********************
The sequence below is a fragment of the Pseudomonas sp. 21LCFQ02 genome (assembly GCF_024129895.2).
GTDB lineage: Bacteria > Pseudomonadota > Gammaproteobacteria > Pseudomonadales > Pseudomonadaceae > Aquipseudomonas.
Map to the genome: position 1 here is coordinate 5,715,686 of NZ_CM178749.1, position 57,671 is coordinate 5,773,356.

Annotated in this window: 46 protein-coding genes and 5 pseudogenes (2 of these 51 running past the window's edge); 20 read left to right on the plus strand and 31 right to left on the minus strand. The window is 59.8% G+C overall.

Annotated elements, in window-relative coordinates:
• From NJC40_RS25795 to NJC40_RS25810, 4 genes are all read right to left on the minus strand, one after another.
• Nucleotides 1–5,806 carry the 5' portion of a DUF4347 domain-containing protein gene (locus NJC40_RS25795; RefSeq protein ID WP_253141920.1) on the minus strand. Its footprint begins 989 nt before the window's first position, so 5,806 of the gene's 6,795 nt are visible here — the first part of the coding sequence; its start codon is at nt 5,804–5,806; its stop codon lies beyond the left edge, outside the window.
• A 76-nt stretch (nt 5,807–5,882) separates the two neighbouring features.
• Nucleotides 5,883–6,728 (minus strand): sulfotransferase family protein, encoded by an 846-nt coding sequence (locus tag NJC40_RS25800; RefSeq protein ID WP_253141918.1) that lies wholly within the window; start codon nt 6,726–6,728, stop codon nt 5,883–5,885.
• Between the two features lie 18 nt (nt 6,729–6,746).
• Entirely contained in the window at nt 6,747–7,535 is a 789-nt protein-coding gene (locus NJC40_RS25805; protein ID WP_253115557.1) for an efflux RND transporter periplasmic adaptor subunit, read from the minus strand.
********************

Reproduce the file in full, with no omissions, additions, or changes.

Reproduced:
The sequence below is a fragment of the Pseudomonas sp. 21LCFQ02 genome (assembly GCF_024129895.2).
GTDB lineage: Bacteria > Pseudomonadota > Gammaproteobacteria > Pseudomonadales > Pseudomonadaceae > Aquipseudomonas.
Map to the genome: position 1 here is coordinate 5,715,686 of NZ_CM178749.1, position 57,671 is coordinate 5,773,356.

Annotated in this window: 46 protein-coding genes and 5 pseudogenes (2 of these 51 running past the window's edge); 20 read left to right on the plus strand and 31 right to left on the minus strand. The window is 59.8% G+C overall.

Annotated elements, in window-relative coordinates:
• From NJC40_RS25795 to NJC40_RS25810, 4 genes are all read right to left on the minus strand, one after another.
• Nucleotides 1–5,806 carry the 5' portion of a DUF4347 domain-containing protein gene (locus NJC40_RS25795; RefSeq protein ID WP_253141920.1) on the minus strand. Its footprint begins 989 nt before the window's first position, so 5,806 of the gene's 6,795 nt are visible here — the first part of the coding sequence; its start codon is at nt 5,804–5,806; its stop codon lies beyond the left edge, outside the window.
• A 76-nt stretch (nt 5,807–5,882) separates the two neighbouring features.
• Nucleotides 5,883–6,728 (minus strand): sulfotransferase family protein, encoded by an 846-nt coding sequence (locus tag NJC40_RS25800; RefSeq protein ID WP_253141918.1) that lies wholly within the window; start codon nt 6,726–6,728, stop codon nt 5,883–5,885.
• Between the two features lie 18 nt (nt 6,729–6,746).
• Entirely contained in the window at nt 6,747–7,535 is a 789-nt protein-coding gene (locus NJC40_RS25805; protein ID WP_253115557.1) for an efflux RND transporter periplasmic adaptor subunit, read from the minus strand.